Walker's turn to roll her eyes. Unlike the blue and green shared by most of our family, hers are the color of gray flannel.

"Fine," she spits. "Because, you know, the earth doesn't spin without Hennessy O'Halloran. And, just for the record, I thought we could sort it out on our own."

Jameson is rubbing her temples now, and I can see she needs this like a hole in the head. I've got to get this thing back on the rails, or we'll be here all night long. I draw in a long, deep breath and take another stab at diplomacy.

"Guys, let's not do this. Please. Look, I'm here now, and we can get the business back on track. I'll take over the day-to-day of the pub. James, maybe you can handle the paperwork? Walker, we all know you're the best bartender in the family, after Pops. You can help out nights and weekends when you're not in school. And Bailey can help in the kitchen and with serving food. I'll call the bank tomorrow and see if I can refinance the loan. That should buy us a couple of months —"

"Hennessy." Jameson cuts me off. "We don't have a couple of months."

This time, she takes a letter from the drawer of the sideboard and hands it to me. I pull it from its envelope and start to read, my jaw dropping a little lower with every line that I skim. I glance, more than once, between the official correspondence and Jameson's drawn face.

"What?" I gasp, not believing what's right there in black in white. "They're calling the loan? The bank is calling the entirety of the loan? And they want it in ... ninety days?"

"That's not the worst of it," Jameson says solemnly. "Keep reading."

She's right. Upon further inspection, I see that this is the second notice. I look at the date at the top of the page and do the math in my head. Six weeks. We've already lost six weeks, and there are only six more to go.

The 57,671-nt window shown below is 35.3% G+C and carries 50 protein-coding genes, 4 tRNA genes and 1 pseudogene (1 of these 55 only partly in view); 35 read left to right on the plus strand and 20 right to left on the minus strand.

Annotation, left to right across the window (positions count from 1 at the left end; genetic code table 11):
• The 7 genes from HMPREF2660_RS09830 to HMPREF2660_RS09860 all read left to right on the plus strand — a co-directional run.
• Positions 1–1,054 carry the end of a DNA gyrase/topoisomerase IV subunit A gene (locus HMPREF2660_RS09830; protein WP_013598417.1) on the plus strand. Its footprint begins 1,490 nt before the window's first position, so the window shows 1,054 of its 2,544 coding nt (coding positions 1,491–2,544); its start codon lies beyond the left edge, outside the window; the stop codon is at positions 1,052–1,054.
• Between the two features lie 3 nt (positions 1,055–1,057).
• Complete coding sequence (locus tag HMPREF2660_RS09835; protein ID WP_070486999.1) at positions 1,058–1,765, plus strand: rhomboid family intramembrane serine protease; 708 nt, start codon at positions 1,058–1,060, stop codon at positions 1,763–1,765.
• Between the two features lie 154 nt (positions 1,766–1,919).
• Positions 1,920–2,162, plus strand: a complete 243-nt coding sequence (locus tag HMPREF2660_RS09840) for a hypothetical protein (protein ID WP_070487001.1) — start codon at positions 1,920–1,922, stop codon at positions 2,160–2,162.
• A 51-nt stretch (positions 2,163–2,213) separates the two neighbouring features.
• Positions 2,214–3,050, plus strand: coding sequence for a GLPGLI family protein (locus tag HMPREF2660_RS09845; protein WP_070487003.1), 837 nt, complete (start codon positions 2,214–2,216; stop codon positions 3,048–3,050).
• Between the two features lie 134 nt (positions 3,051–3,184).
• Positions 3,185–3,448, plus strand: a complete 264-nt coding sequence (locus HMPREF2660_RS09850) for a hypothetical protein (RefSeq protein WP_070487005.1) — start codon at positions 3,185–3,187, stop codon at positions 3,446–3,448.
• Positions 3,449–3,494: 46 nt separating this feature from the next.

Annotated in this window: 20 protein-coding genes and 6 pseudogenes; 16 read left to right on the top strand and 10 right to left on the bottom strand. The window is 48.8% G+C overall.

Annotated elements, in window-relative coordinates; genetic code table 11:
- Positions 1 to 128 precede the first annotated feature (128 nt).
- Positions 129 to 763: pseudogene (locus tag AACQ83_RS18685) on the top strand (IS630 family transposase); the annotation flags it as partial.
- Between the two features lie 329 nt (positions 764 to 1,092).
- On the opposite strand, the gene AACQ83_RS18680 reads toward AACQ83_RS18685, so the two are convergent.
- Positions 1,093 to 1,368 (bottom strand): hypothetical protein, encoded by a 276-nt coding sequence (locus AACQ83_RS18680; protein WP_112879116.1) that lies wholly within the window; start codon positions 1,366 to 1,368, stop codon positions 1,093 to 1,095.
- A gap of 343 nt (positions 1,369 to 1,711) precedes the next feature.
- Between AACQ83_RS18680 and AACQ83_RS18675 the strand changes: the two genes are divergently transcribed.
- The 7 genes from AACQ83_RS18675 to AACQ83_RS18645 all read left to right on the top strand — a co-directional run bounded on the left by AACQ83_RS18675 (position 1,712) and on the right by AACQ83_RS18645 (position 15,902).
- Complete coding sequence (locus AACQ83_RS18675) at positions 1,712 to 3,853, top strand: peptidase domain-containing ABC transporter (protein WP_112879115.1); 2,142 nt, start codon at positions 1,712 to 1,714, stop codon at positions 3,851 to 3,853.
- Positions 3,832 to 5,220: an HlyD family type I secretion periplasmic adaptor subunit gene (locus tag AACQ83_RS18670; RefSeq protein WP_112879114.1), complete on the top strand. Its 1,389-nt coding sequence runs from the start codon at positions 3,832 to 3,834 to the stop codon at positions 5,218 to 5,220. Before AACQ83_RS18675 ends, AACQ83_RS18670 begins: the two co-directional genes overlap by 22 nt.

Oh my God. Oh my God. Oh my God.

"How?" I whisper.

Jameson shrugs slightly and shakes her head. "I don't know. Maybe the first notice was lost in the mail. Maybe it was somehow shredded with the rest of Pops's paperwork. But, however it happened, we're in a pretty tight spot here."

"You can fix it, though, right, Henny?" Bailey asks hopefully from across the table.

I consider her closely. Not even out of high school and she's lost both parents. She lives at home with Walker, who's rarely there, and depends on a hot meal from the woman we pay to clean up the house, shop, and make dinner most nights. At least the rest of us are adults, more or less. The last thing Bailey needs is to be worried about something like this.

"I'm going to try, Bailey," I say with the most reassuring smile that I can muster. "I just have to figure out where to begin ..."

"Well, this might help," Jameson says, reaching into the sideboard once more.

"God, James!" I huff. "Another one? Quit the drama already, and just give me everything at one time, will you?"

She scowls.

"This is the last one. And excuse me for trying to break it to you gently. We've all had a few days to digest this."

I don't respond as I take the last document from her hand. It's a letter of intent to purchase the pub property. Upon closer examination, I see that it's come from a real estate developer out of Los Angeles — some guy named Bryan Truitt has made an offer to purchase the pub, and by the looks of this, my father was planning to accept. I'm suddenly struck by how little I knew about what was going on here. I was so busy trying to prove to myself and everybody else that I could make it in the "Big City," that I was oblivious to what was unfolding back here at home.

"All righty, then. It would appear we have a little mystery to unravel if we hope to salvage the pub," I say with quiet resignation as I let go of the paper and watch it waft down past the table, landing on the oak floor in my sister's dining room with a soft swoosh. "And I suspect this Bryan Truitt guy is at the center of it."